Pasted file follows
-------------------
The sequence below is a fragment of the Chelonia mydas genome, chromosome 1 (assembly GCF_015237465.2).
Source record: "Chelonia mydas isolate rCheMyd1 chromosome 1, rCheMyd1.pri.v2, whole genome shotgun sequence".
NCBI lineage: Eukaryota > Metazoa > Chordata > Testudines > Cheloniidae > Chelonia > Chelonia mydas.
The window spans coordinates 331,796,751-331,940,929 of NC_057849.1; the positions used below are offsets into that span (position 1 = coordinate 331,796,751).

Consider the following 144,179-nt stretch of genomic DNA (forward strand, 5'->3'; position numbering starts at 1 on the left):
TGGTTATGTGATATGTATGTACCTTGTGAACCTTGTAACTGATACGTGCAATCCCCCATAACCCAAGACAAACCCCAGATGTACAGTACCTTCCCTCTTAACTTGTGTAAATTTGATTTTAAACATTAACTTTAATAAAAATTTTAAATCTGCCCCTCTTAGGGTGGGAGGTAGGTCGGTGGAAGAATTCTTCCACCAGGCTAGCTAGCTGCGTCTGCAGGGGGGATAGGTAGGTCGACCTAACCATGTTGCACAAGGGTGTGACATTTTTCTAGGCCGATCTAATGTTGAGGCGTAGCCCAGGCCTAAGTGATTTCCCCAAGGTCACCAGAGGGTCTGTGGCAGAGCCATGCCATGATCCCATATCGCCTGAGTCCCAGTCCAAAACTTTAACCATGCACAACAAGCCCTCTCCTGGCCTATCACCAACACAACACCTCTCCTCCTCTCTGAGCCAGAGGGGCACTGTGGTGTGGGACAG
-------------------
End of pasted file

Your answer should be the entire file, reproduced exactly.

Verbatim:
The sequence below is a fragment of the Chelonia mydas genome, chromosome 1 (assembly GCF_015237465.2).
Source record: "Chelonia mydas isolate rCheMyd1 chromosome 1, rCheMyd1.pri.v2, whole genome shotgun sequence".
NCBI lineage: Eukaryota > Metazoa > Chordata > Testudines > Cheloniidae > Chelonia > Chelonia mydas.
The window spans coordinates 331,796,751-331,940,929 of NC_057849.1; the positions used below are offsets into that span (position 1 = coordinate 331,796,751).

Consider the following 144,179-nt stretch of genomic DNA (forward strand, 5'->3'; position numbering starts at 1 on the left):
TGGTTATGTGATATGTATGTACCTTGTGAACCTTGTAACTGATACGTGCAATCCCCCATAACCCAAGACAAACCCCAGATGTACAGTACCTTCCCTCTTAACTTGTGTAAATTTGATTTTAAACATTAACTTTAATAAAAATTTTAAATCTGCCCCTCTTAGGGTGGGAGGTAGGTCGGTGGAAGAATTCTTCCACCAGGCTAGCTAGCTGCGTCTGCAGGGGGGATAGGTAGGTCGACCTAACCATGTTGCACAAGGGTGTGACATTTTTCTAGGCCGATCTAATGTTGAGGCGTAGCCCAGGCCTAAGTGATTTCCCCAAGGTCACCAGAGGGTCTGTGGCAGAGCCATGCCATGATCCCATATCGCCTGAGTCCCAGTCCAAAACTTTAACCATGCACAACAAGCCCTCTCCTGGCCTATCACCAACACAACACCTCTCCTCCTCTCTGAGCCAGAGGGGCACTGTGGTGTGGGACAG